February 1, 2019
A Dramatic Attempt to Lower Drug Costs
Late yesterday, the Trump Administration put forward a significant proposal on drug rebates. If you were confused after seeing health policy wonks in a tizzy over a proposed rule dropping, let me explain.
Yesterday’s proposal will result in significant changes to the current drug pricing and rebate structure, which is a bit of a labyrinth (see this week’s Chart Review below). The current system contains complicated and sometimes perverse incentives, which impact drug prices/costs.
Let’s cut to the chase. Under current law, drug manufacturers typically provide significant rebates for drugs provided at the pharmacy counter (averaging nearly 30 percent in Medicare Part D), especially for drugs with competing alternatives. These rebates are most commonly paid to pharmacy benefit managers (PBMs) in exchange for preferred placement on the insurance plan’s drug formulary (i.e. the patient will be more likely to take that drug than another because it will be placed on a lower tier with lower cost-sharing). The PBMs, however, do not often share those rebates with patients when they pick up their medicine at the pharmacy counter. Instead, the rebates are typically used to hold down premium costs for everyone.
While many like to measure the success of health insurance programs by the premium amount, the premium is not necessarily the best metric. The easiest way to get low premiums is to have high out-of-pocket (OOP) costs—and that’s exactly what’s happening here. Using rebates on high-cost drugs to broadly lower premiums instead of passing them through to beneficiaries results in the (high-cost) sick subsidizing the (low-cost) healthy, which seems counter to the intent of an insurance product.
The proposed rule would change that practice, beginning next year. Drug rebates would no longer be allowed unless they are completely passed through to the patient at the point of sale. In other words, when a rebate is provided for a drug, the rebate will actually reduce the amount that the patient must pay at the pharmacy.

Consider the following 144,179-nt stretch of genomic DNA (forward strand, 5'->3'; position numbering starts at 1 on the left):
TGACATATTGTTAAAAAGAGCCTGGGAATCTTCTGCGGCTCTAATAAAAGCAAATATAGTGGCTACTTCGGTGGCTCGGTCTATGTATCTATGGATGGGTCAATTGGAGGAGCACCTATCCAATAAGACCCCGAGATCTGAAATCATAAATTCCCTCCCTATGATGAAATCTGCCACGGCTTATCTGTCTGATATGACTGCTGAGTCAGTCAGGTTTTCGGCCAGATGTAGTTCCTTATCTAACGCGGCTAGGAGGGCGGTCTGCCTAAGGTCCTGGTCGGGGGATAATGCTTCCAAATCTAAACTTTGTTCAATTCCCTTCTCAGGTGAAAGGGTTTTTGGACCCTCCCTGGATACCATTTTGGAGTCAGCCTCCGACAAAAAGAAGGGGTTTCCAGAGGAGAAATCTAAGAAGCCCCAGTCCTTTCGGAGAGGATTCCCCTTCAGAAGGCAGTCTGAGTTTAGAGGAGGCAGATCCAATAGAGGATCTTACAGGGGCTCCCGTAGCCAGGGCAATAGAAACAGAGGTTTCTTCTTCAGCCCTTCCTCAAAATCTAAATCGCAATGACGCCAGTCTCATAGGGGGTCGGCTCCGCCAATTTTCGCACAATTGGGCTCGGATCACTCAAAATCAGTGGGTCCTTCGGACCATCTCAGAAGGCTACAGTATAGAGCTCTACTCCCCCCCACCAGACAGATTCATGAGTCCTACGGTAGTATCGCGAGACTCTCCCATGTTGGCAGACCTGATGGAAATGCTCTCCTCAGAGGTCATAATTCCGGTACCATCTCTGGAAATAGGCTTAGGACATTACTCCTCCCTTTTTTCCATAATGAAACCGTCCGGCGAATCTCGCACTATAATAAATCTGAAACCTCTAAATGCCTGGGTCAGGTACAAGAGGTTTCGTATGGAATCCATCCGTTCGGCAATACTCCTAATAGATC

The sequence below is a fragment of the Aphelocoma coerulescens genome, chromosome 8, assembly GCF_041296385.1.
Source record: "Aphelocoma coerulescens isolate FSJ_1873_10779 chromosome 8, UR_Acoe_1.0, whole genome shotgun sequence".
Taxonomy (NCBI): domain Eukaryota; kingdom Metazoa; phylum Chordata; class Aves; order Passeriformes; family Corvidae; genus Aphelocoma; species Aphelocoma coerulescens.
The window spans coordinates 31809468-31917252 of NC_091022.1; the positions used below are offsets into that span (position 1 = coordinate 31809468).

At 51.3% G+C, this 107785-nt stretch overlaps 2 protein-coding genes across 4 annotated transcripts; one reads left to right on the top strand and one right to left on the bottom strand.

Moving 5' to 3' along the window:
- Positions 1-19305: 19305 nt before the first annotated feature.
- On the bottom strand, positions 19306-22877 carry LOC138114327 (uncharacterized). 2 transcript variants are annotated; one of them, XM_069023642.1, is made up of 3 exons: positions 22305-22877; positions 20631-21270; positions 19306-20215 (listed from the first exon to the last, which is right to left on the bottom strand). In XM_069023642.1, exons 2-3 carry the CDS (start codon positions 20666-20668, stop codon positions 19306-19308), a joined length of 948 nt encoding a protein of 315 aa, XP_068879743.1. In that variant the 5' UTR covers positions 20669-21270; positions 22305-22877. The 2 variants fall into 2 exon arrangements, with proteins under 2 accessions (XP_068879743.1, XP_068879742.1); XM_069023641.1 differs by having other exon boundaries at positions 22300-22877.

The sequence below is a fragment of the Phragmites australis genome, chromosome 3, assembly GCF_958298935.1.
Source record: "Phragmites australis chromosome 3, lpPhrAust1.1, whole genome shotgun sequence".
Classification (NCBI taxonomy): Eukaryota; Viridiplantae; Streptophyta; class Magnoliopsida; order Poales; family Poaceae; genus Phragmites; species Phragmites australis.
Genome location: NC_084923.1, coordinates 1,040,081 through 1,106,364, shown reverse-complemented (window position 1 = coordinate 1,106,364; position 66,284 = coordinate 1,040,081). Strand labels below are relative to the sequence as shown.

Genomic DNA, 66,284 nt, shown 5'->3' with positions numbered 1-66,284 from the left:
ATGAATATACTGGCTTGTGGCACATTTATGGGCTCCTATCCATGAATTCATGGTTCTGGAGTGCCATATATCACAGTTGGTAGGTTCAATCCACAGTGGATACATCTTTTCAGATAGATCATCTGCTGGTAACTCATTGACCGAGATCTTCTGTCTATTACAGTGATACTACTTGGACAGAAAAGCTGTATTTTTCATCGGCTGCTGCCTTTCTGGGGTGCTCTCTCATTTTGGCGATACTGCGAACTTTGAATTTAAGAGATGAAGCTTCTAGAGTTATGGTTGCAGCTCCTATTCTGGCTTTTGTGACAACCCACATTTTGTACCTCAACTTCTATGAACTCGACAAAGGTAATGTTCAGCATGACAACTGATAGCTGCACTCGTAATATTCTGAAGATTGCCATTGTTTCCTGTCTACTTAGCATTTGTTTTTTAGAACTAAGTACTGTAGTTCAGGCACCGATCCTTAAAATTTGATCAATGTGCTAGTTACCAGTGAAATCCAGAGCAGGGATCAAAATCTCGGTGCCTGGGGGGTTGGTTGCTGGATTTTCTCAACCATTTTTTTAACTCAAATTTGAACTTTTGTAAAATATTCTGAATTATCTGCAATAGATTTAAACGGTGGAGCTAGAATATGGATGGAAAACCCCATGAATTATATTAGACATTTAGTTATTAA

And yes, if you’re following, this shift would almost certainly lead to increased premiums for everybody. Those increases are likely to be minimal, however, as the cost increase would be spread across all beneficiaries. On the other hand, the reduced cost-sharing expenses that the highest-cost beneficiaries would see should outweigh those premium cost increases, resulting in a net benefit to patients. Of course, not all beneficiaries would benefit equally or even at all. Those patients with the highest costs would see the greatest benefit.
Further, to the extent this change reduces beneficiaries’ OOP costs, it should reduce the number of beneficiaries in Medicare Part D who reach the catastrophic phase, as OOP costs are used to determine when a patient moves from one phase of coverage to the next. AAF has written extensively on why keeping people from reaching the catastrophic phase is important and has proposed further changes to modernize the program and realign incentives even more.
Finally, while this rule only applies to Medicare Part D and Medicaid managed care plans, it is likely that this rule would have an indirect impact on the private market.
Christopher Holt, Director of Health Care Policy
While the newly proposed rulemaking from the Department of Health and Human Services—discussed above—would make some changes to this process, the infographic below (from this primer) displays the long and winding path that prescription drugs (and the money to pay for them) currently take from the manufacturer to patients.
Worth a Look
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